White House correspondents often witness history, but on a summer afternoon in 1947 it was a journalist in the Oval Office who made history.
“This is the big day. It is the day that I go see the President of the United States,” recalled Alice Dunnigan, as she prepared to attend her a press briefing with President Harry Truman. She was the first African-American woman granted credentials to cover the White House, Congress, and the Supreme Court. The journalism skills she brought to the job had been sharpened since she was a child.
“It is indeed a long way from that red clay hill in rural Logan County, Ky., to the hallowed halls of this imposing structure,” Dunnigan wrote in her memoir. “It is a giant step from the ramshackle, unpainted, one-room school house… to the great magnificent mansion known as the White House.”
KET’s Connections explored Dunnigan’s journey from Russellville to Washington to journalism history.
Kentucky Roots and Bigger Ambitions
Dunnigan was born in 1906 to a sharecropper father and a mother who took in laundry. As a teenager attending the local segregated school, Dunnigan began writing short reports for the black newspaper in Owensboro.
“She had the journalism bug from the start,” says long-time political reporter Al Cross, who is director of the Institute for Rural Journalism and Community Issues at the University of Kentucky.
But life in southern Kentucky was not easy for blacks in the early 20th century. Cross says Russellville had a reputation for lynchings, and the plantation culture of the Confederacy lingered in the area for decades.
After training as a teacher at what is now Kentucky State University, Dunnigan got a job in a segregated school in Todd County. But she still had to do domestic labor for local white families to make ends meet. During World War II she moved to Washington, D.C., to take find civil service work.
“Alice was a person of ambition,” says Cross, “and she saw Washington as a really fertile field where you could plant your stake and make it grow, and she started making connections immediately.”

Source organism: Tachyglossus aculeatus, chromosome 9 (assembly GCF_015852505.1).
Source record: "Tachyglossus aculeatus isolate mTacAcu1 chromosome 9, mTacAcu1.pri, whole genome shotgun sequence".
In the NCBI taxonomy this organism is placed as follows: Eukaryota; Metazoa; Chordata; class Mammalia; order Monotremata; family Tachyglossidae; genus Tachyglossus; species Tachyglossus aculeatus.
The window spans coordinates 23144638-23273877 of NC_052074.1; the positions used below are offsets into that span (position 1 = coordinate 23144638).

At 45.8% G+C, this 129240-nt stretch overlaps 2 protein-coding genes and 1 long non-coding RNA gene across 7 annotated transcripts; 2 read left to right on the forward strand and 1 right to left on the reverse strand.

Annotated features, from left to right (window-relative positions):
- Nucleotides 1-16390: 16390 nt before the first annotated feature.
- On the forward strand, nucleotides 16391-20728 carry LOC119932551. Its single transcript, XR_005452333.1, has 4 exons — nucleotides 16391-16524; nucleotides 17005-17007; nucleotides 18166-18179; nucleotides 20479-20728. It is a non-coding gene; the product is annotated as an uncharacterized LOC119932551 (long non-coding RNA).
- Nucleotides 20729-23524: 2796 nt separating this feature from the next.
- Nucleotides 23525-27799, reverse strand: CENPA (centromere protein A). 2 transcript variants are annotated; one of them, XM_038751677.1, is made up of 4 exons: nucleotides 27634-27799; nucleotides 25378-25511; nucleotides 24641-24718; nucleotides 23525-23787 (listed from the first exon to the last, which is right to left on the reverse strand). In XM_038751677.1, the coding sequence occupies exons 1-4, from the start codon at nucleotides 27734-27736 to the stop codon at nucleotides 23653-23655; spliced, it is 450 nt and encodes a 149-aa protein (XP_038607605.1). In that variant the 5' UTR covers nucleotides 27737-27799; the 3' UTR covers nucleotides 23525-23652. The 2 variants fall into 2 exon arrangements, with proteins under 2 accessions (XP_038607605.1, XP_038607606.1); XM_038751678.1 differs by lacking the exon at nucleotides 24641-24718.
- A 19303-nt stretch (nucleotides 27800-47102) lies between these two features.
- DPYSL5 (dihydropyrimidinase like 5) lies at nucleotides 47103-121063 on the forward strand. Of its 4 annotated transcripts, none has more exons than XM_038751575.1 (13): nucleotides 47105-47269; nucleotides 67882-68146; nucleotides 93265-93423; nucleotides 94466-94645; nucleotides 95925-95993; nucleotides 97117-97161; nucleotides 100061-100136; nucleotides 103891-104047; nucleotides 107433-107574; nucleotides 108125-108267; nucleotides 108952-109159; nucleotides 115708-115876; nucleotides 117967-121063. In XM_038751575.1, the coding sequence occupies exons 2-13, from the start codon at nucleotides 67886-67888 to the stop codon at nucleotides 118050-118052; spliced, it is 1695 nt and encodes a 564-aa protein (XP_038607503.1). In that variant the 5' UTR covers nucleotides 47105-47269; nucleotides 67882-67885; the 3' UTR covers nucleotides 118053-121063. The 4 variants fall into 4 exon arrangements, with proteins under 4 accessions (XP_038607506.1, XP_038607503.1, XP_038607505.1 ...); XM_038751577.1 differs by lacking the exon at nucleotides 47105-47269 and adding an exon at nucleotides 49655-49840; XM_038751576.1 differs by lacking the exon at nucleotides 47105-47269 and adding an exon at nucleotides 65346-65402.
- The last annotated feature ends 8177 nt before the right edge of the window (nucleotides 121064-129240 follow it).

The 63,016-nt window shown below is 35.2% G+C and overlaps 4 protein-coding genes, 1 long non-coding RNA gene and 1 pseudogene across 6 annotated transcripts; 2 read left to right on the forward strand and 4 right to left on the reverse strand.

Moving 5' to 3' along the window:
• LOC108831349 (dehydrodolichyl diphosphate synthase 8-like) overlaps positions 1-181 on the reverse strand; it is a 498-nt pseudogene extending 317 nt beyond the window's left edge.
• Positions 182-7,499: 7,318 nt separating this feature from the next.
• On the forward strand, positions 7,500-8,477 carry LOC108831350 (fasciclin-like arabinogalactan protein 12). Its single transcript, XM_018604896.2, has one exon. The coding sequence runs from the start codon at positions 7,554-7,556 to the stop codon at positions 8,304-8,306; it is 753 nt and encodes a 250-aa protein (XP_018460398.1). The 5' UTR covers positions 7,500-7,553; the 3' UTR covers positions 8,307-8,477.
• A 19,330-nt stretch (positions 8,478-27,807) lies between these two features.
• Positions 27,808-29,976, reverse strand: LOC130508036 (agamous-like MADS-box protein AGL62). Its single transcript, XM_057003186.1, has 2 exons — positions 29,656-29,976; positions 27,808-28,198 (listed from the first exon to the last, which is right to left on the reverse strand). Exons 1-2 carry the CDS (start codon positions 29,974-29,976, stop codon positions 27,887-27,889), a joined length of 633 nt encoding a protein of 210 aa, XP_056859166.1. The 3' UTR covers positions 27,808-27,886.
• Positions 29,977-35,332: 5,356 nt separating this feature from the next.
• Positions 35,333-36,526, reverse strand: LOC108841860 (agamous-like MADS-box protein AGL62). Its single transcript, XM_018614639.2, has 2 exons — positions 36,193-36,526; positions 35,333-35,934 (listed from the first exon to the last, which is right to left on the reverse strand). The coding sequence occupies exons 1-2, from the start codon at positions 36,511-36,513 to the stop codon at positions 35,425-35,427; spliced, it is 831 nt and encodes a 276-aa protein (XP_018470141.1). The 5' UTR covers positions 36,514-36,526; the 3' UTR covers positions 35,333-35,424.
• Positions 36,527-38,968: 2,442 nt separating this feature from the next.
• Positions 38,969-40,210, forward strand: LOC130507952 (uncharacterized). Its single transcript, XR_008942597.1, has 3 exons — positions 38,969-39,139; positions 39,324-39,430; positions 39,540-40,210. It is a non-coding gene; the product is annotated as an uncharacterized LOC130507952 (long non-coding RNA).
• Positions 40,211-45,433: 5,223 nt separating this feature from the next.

While in Washington, Dunnigan took classes at Howard University and began writing for black-owned newspapers and what was then called the Associated Negro Press news agency. In 1947, she garnered credentials to cover Capitol Hill and the White House.
“It’s really a remarkable story to come from such a relatively low position on the socio-economic totem pole and be in the Oval Office questioning the president,” says Cross.
Life as a Working Journalist
Dunnigan joined Truman’s weekly conversation with reporters, and she was part of the press pool that accompanied the president on his whistle-stop train tour during his 1948 re-election campaign.
“Truman treated her just like any other reporter,” says Cross.
She also challenged the president on segregation. After Truman issued the executive order to desegregate the military, Dunnigan asked the president when he would integrate military schools around the nation. Kevin Dunnigan, the journalist’s grandson, says that shortly after that question, Truman opened those schools to black service members, setting the stage for larger integration efforts to come.
“So she had a profound effect on those persons and it was a lead-in to desegregating the whole country,” says Kevin Dunnigan.
Even as a respected member of the press, Dunnigan still faced racism and racial indignities in the white world of Washington politics. Cross says Dunnigan’s perseverance and professionalism in the face of these challenges provides a good role model for young journalists.